Marston Moor, a large open plain of Yorkshire, England, 8 in. N. W. of York, where a decisive victory was gained by the parliamentary forces and the Scots, under Lord Fairfax and the earl of Leven, over the royalists commanded by Prince Rupert, July 2, 1644. The advance of the royalists toward York, which was invested by Fairfax, having compelled the latter to raise the siege, he retired to Marston Moor, where Rupert encountered him on the afternoon of July 2 with 25,000 men. The parliamentary army was of about equal strength. The battle commenced with an ineffectual cannonade on both sides, after which a pause of two hours ensued, each army watching the other across a brook. At 7 o'clock in the evening the signal for close combat was given, and Rupert, who commanded the right wing of the royalists, falling impetuously upon the parliamentary left wing, routed it, and pursued the fugitives several miles. The parliamentary centre was in like manner driven back by the royalist infantry with great loss, and the fortune of the day seemed so desperate that the three parliamentary generals, Lord Fairfax and the earls of Manchester and Leven, fled in different directions. But the imprudence of Rupert ruined his cause.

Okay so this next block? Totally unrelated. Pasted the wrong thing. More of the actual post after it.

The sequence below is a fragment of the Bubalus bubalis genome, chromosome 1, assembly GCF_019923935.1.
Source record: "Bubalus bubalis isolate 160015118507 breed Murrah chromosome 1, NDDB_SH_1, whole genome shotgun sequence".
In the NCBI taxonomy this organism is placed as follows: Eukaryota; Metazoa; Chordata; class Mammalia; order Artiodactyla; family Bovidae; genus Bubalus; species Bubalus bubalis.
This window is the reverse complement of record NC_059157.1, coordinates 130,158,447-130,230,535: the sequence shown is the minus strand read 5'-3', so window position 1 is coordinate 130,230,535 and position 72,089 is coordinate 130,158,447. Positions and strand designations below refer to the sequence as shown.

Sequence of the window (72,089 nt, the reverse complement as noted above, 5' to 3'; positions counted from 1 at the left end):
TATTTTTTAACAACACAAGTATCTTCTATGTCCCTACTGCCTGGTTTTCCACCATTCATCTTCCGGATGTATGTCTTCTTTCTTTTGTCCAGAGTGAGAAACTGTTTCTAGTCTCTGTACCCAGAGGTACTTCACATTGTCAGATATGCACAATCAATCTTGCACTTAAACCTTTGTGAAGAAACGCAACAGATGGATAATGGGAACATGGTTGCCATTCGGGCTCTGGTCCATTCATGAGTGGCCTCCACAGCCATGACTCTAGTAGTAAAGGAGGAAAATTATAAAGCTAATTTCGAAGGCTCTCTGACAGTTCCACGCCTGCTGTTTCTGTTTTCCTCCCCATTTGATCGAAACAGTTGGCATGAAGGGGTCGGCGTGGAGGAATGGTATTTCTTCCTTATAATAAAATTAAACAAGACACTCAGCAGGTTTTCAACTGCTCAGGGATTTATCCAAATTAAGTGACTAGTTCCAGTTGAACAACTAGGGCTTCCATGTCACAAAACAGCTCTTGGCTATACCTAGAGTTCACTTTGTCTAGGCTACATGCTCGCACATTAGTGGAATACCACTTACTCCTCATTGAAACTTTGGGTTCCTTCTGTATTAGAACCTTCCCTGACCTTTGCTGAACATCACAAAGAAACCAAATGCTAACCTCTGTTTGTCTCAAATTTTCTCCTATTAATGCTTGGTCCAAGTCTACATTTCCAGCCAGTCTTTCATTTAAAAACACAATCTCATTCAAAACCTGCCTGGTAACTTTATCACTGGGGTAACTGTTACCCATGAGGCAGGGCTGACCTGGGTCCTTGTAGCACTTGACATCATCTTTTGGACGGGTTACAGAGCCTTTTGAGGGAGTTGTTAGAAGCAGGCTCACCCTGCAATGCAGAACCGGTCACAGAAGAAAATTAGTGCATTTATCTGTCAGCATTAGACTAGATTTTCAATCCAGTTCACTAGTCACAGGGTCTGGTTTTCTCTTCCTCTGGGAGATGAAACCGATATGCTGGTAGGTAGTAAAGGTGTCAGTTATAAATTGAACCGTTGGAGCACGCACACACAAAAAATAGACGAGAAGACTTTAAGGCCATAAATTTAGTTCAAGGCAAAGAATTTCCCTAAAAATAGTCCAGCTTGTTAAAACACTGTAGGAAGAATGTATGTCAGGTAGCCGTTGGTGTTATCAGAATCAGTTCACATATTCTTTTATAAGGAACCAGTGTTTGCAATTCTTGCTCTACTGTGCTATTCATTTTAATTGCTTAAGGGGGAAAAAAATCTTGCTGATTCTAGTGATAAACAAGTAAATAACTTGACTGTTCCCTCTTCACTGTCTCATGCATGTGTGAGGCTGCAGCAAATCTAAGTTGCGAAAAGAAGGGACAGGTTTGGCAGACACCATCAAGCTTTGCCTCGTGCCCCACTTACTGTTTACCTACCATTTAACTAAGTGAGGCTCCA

That part of the parliamentary left consisting of Cromwell's brigade of ironsides and David Leslie's Scottish regiments, with some fugitives rallied by Sir Thomas Fairfax, taking advantage of the disordered condition of the cavaliers, who were scattered in pursuit orepgaged in plundering the baggage of their enemies, charged them in a compact body with such vigor that after a few brief shocks the royal army was driven from the field, ami its artillery, consisting of 25 pieces, with more than 100 colors and 1,500 prisoners, captured. The royalist loss in killed and wounded exceeded 2,000, and that of the parliamentary army was nearly as great. A few days afterward York surrendered to Fairfax, 'and the power of the parliament was permanently established in the north of England.